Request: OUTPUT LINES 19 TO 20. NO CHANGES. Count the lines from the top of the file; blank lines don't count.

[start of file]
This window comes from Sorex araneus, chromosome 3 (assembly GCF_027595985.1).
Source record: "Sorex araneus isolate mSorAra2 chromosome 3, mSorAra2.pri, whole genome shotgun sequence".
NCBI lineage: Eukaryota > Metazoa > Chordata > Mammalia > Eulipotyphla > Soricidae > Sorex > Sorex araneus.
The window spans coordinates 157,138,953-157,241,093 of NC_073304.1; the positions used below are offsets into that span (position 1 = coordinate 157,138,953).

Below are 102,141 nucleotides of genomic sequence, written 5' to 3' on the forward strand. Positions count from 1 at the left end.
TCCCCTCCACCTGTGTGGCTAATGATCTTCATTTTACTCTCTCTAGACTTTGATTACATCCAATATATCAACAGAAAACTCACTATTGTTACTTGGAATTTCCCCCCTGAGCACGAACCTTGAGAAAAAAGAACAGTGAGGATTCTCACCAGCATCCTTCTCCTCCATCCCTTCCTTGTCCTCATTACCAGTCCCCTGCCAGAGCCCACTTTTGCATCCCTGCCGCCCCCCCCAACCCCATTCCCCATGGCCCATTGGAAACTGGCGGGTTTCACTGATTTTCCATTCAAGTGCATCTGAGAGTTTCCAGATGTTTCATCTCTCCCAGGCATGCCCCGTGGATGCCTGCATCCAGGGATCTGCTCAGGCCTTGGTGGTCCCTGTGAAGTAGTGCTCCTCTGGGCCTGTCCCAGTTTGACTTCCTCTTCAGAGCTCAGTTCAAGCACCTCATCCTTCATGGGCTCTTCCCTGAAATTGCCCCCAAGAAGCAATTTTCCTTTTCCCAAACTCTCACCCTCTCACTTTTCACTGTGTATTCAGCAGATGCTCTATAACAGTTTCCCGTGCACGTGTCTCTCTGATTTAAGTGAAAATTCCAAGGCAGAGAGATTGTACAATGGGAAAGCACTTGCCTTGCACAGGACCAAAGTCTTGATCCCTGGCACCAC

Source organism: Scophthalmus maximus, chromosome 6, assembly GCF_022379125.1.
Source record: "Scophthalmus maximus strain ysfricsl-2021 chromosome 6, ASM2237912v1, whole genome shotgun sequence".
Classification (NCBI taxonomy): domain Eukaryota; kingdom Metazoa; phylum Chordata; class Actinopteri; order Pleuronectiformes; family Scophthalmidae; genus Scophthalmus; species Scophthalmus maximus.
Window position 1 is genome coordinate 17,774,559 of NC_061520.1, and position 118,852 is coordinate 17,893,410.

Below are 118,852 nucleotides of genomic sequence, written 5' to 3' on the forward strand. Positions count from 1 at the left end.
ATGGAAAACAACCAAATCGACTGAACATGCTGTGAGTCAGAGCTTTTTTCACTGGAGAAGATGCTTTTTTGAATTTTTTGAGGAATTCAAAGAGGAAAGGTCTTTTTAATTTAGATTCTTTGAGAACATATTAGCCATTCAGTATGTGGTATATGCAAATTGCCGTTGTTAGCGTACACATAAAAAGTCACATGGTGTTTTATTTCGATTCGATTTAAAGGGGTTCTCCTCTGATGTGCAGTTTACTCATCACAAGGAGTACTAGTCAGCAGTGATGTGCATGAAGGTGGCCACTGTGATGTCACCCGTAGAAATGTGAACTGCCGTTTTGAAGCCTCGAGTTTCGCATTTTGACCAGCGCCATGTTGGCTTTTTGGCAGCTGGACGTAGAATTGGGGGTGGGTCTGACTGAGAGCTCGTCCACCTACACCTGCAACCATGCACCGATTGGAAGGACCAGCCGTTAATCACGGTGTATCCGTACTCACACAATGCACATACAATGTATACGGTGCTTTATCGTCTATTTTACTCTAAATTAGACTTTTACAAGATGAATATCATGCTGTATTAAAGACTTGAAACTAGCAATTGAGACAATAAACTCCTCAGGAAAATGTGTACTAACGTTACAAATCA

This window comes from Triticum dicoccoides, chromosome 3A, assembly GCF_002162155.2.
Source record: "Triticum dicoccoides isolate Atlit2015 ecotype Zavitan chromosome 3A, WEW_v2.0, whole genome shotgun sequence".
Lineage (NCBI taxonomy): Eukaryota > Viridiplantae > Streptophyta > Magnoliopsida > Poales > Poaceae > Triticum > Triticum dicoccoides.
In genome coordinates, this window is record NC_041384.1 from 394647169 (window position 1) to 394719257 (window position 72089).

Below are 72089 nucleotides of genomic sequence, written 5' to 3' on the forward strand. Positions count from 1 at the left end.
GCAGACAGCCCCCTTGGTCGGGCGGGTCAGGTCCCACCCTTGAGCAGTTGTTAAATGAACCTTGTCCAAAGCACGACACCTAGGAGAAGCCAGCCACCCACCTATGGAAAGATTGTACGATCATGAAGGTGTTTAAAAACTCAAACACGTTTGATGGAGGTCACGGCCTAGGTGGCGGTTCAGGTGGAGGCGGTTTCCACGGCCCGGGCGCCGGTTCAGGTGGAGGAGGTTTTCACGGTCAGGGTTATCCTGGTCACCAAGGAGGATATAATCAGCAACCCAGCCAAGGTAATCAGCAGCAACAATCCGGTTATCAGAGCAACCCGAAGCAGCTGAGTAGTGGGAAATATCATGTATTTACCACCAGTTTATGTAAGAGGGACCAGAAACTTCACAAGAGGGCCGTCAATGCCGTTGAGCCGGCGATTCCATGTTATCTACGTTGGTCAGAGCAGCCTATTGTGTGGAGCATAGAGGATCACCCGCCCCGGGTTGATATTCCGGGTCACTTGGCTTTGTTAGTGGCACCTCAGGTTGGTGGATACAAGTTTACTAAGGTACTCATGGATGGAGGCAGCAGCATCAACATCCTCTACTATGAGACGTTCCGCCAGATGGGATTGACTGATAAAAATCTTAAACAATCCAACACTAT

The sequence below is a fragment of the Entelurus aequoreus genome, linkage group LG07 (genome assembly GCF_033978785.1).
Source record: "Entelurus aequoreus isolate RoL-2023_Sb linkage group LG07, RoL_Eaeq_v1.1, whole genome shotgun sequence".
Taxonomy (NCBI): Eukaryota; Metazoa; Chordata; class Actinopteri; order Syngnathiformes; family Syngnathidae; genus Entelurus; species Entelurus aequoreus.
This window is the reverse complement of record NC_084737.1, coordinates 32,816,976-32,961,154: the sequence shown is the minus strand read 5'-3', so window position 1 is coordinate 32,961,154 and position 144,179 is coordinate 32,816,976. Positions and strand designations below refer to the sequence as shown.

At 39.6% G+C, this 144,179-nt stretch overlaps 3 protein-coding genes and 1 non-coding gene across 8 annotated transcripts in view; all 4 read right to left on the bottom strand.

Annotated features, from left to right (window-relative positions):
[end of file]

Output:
The sequence below is a fragment of the Entelurus aequoreus genome, linkage group LG07 (genome assembly GCF_033978785.1).
Source record: "Entelurus aequoreus isolate RoL-2023_Sb linkage group LG07, RoL_Eaeq_v1.1, whole genome shotgun sequence".